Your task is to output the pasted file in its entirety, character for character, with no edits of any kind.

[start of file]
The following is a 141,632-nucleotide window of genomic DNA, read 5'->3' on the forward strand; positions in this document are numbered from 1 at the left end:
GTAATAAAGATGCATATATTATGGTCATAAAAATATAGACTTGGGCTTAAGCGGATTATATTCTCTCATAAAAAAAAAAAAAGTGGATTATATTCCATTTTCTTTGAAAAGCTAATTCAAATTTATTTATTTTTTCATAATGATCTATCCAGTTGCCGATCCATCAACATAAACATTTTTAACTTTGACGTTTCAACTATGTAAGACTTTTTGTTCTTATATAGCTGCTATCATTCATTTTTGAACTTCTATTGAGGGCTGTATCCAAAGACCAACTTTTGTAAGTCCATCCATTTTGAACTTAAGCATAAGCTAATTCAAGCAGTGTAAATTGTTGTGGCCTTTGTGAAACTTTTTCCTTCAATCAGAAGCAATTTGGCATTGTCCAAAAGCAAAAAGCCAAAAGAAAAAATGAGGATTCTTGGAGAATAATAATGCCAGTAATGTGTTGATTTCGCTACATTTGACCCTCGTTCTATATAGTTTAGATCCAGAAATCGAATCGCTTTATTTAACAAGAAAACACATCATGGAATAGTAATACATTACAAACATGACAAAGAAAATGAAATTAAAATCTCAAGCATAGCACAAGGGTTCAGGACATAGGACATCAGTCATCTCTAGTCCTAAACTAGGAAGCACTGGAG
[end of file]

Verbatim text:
The following is a 141,632-nucleotide window of genomic DNA, read 5'->3' on the forward strand; positions in this document are numbered from 1 at the left end:
GTAATAAAGATGCATATATTATGGTCATAAAAATATAGACTTGGGCTTAAGCGGATTATATTCTCTCATAAAAAAAAAAAAAGTGGATTATATTCCATTTTCTTTGAAAAGCTAATTCAAATTTATTTATTTTTTCATAATGATCTATCCAGTTGCCGATCCATCAACATAAACATTTTTAACTTTGACGTTTCAACTATGTAAGACTTTTTGTTCTTATATAGCTGCTATCATTCATTTTTGAACTTCTATTGAGGGCTGTATCCAAAGACCAACTTTTGTAAGTCCATCCATTTTGAACTTAAGCATAAGCTAATTCAAGCAGTGTAAATTGTTGTGGCCTTTGTGAAACTTTTTCCTTCAATCAGAAGCAATTTGGCATTGTCCAAAAGCAAAAAGCCAAAAGAAAAAATGAGGATTCTTGGAGAATAATAATGCCAGTAATGTGTTGATTTCGCTACATTTGACCCTCGTTCTATATAGTTTAGATCCAGAAATCGAATCGCTTTATTTAACAAGAAAACACATCATGGAATAGTAATACATTACAAACATGACAAAGAAAATGAAATTAAAATCTCAAGCATAGCACAAGGGTTCAGGACATAGGACATCAGTCATCTCTAGTCCTAAACTAGGAAGCACTGGAG